|A loaded Rio Grande coal train is climbing toward the Toponas summit.|
Trinidad to Walsenburg, Colorado
In addition to the grades at Trinchera Pass, the old Colorado and Southern rode a roller coaster between Trinidad and Walsenburg in southern Colorado -- one climb after another in both directions. There is very little "flat running" in this country. Instead, trains roll up and down, and up and down again, gaining speed on each descent for the next climb. I imagine that the engineers on this line are among the most skillful, though I also imagine that those who once ran downgrade on the western slope of Tennessee Pass might claim priority.
|In the Burlington Northern days, loaded coal is coming down off one incline and beginning the pull up another.|
|Coal loads struggling upgrade to Trinidad. Today (November 2023) coal loads no longer run on this line, instead traveling across the Boise City Sub. Only coal empties run between Trinidad and Walsenburg.|
|North from Trinidad.|
Sherman Hill, Wyoming
When scouts were exploring potential routes for the first transcontinental railroad, the Rocky Mountains appeared to present an unbreachable barrier. A route through Denver would have required almost vertical construction up an escarpment rising like a gigantic tombstone out of the High Plains, an escarpment that later bankrupted David Moffat.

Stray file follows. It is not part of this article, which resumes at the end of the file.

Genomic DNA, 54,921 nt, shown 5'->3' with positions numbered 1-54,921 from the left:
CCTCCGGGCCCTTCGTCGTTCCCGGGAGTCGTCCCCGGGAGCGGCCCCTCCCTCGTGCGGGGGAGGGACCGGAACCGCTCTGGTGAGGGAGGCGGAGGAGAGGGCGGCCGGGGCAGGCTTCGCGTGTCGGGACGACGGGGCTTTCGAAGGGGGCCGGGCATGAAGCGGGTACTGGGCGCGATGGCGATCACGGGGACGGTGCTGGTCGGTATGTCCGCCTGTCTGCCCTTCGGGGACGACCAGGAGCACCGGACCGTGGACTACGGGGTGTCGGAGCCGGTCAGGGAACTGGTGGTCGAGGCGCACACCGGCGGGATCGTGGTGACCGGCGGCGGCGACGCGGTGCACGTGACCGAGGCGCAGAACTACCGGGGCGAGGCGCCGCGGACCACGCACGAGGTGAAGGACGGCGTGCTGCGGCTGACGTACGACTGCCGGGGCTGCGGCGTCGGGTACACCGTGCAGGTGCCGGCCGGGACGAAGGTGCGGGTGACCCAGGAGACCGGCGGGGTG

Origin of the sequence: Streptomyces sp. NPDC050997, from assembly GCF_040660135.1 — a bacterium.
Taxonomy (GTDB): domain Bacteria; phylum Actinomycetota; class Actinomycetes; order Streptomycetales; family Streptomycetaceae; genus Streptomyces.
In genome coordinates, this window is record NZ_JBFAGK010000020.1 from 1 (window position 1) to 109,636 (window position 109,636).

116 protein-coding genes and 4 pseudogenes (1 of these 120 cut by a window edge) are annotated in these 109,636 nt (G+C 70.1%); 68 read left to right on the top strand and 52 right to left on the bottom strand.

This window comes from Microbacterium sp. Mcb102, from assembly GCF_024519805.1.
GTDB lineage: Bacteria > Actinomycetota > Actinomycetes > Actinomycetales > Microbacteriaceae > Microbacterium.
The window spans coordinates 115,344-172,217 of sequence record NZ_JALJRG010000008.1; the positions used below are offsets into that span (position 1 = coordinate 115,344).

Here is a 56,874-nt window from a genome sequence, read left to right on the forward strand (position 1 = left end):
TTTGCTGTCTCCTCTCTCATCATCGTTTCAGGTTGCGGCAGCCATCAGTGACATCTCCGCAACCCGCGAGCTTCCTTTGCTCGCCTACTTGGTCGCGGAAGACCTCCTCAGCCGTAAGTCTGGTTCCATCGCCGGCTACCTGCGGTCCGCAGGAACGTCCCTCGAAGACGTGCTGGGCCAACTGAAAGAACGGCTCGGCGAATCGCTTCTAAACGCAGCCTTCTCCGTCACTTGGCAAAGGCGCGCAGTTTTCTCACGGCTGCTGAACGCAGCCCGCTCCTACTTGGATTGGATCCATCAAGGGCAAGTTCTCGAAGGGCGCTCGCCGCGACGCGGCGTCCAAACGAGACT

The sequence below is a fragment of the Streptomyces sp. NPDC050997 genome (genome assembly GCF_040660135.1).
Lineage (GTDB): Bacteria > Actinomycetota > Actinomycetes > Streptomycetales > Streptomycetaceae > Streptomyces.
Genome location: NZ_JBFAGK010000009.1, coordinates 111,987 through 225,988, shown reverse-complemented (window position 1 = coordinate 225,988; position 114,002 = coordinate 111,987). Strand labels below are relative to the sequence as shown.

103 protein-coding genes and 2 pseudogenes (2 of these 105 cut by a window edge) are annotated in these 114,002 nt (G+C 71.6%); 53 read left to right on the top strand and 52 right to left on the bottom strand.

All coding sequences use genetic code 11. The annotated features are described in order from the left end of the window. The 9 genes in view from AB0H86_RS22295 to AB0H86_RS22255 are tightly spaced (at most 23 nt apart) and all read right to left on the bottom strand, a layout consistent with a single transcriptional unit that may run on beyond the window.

Perseverance, however, has many rewards, and the Union Pacific eventually discovered an area, known to geologists as the "Gangplank," in southern Wyoming where mountain peaks vanish, giving way to a steep, though passable and relalively smooth incline rising over 8,000 feet to a treeless summit.
Called Sherman Hill, after the Union General who had ravaged the South only a few years before, this area today is reachable only on private roads that are closely guarded. Tresspassers are quickly apprehended either by landowner employees or municipal authorities from Laramie. My images from this area were all taken when one could roam freely over open ground.
|Westbound grainer has crested the summit.|
|Another westbound grainer on the third main constructed in the early 20th century to lessen the grade. The original tracks had previously been relocated near the summit for the same reason.|
|Eastbound stacks paralleling the third main.|
Overthrust Belt, Wyoming